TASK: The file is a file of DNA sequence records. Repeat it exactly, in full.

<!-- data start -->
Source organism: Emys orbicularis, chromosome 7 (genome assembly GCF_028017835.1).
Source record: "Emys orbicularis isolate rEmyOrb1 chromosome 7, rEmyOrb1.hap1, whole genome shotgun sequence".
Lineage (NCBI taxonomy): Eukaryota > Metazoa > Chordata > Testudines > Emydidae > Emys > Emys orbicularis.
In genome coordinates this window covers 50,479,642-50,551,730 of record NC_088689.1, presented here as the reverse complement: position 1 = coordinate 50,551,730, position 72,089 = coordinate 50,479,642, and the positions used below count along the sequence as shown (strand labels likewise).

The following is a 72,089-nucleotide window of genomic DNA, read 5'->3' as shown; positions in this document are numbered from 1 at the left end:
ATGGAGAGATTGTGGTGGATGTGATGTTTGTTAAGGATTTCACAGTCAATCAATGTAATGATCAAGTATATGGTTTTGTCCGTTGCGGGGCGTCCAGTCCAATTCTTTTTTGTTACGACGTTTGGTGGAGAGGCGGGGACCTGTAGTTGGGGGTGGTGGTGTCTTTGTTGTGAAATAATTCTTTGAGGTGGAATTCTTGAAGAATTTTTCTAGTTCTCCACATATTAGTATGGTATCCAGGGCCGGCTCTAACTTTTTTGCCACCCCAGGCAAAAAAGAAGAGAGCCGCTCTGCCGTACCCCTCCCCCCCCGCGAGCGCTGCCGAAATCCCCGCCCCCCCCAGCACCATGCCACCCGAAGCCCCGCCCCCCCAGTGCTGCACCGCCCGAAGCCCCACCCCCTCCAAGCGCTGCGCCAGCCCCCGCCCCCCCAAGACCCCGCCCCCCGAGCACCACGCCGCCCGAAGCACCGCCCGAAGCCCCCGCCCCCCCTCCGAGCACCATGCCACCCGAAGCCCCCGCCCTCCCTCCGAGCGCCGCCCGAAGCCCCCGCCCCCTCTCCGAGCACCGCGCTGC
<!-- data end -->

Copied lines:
Source organism: Emys orbicularis, chromosome 7 (genome assembly GCF_028017835.1).
Source record: "Emys orbicularis isolate rEmyOrb1 chromosome 7, rEmyOrb1.hap1, whole genome shotgun sequence".
Lineage (NCBI taxonomy): Eukaryota > Metazoa > Chordata > Testudines > Emydidae > Emys > Emys orbicularis.
In genome coordinates this window covers 50,479,642-50,551,730 of record NC_088689.1, presented here as the reverse complement: position 1 = coordinate 50,551,730, position 72,089 = coordinate 50,479,642, and the positions used below count along the sequence as shown (strand labels likewise).

The following is a 72,089-nucleotide window of genomic DNA, read 5'->3' as shown; positions in this document are numbered from 1 at the left end:
ATGGAGAGATTGTGGTGGATGTGATGTTTGTTAAGGATTTCACAGTCAATCAATGTAATGATCAAGTATATGGTTTTGTCCGTTGCGGGGCGTCCAGTCCAATTCTTTTTTGTTACGACGTTTGGTGGAGAGGCGGGGACCTGTAGTTGGGGGTGGTGGTGTCTTTGTTGTGAAATAATTCTTTGAGGTGGAATTCTTGAAGAATTTTTCTAGTTCTCCACATATTAGTATGGTATCCAGGGCCGGCTCTAACTTTTTTGCCACCCCAGGCAAAAAAGAAGAGAGCCGCTCTGCCGTACCCCTCCCCCCCCGCGAGCGCTGCCGAAATCCCCGCCCCCCCCAGCACCATGCCACCCGAAGCCCCGCCCCCCCAGTGCTGCACCGCCCGAAGCCCCACCCCCTCCAAGCGCTGCGCCAGCCCCCGCCCCCCCAAGACCCCGCCCCCCGAGCACCACGCCGCCCGAAGCACCGCCCGAAGCCCCCGCCCCCCCTCCGAGCACCATGCCACCCGAAGCCCCCGCCCTCCCTCCGAGCGCCGCCCGAAGCCCCCGCCCCCTCTCCGAGCACCGCGCTGC